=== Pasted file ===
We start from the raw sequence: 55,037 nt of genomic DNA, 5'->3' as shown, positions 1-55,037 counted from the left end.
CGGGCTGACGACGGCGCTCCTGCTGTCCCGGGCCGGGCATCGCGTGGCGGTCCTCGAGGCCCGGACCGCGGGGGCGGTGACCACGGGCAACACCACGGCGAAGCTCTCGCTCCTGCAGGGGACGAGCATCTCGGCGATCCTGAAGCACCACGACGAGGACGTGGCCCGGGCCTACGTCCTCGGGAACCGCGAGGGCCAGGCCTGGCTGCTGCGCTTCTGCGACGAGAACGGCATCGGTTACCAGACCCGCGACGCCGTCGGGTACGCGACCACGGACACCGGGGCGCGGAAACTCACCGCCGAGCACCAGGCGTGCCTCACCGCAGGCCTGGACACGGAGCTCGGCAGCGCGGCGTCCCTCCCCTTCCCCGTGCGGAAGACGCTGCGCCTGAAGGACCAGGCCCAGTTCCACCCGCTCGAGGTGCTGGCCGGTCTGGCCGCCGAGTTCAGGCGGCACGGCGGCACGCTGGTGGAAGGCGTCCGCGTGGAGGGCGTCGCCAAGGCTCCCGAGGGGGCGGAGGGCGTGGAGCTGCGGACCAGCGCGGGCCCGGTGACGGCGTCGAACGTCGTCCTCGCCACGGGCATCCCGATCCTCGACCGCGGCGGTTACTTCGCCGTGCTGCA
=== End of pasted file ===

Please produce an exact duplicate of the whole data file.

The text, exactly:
We start from the raw sequence: 55,037 nt of genomic DNA, 5'->3' as shown, positions 1-55,037 counted from the left end.
CGGGCTGACGACGGCGCTCCTGCTGTCCCGGGCCGGGCATCGCGTGGCGGTCCTCGAGGCCCGGACCGCGGGGGCGGTGACCACGGGCAACACCACGGCGAAGCTCTCGCTCCTGCAGGGGACGAGCATCTCGGCGATCCTGAAGCACCACGACGAGGACGTGGCCCGGGCCTACGTCCTCGGGAACCGCGAGGGCCAGGCCTGGCTGCTGCGCTTCTGCGACGAGAACGGCATCGGTTACCAGACCCGCGACGCCGTCGGGTACGCGACCACGGACACCGGGGCGCGGAAACTCACCGCCGAGCACCAGGCGTGCCTCACCGCAGGCCTGGACACGGAGCTCGGCAGCGCGGCGTCCCTCCCCTTCCCCGTGCGGAAGACGCTGCGCCTGAAGGACCAGGCCCAGTTCCACCCGCTCGAGGTGCTGGCCGGTCTGGCCGCCGAGTTCAGGCGGCACGGCGGCACGCTGGTGGAAGGCGTCCGCGTGGAGGGCGTCGCCAAGGCTCCCGAGGGGGCGGAGGGCGTGGAGCTGCGGACCAGCGCGGGCCCGGTGACGGCGTCGAACGTCGTCCTCGCCACGGGCATCCCGATCCTCGACCGCGGCGGTTACTTCGCCGTGCTGCA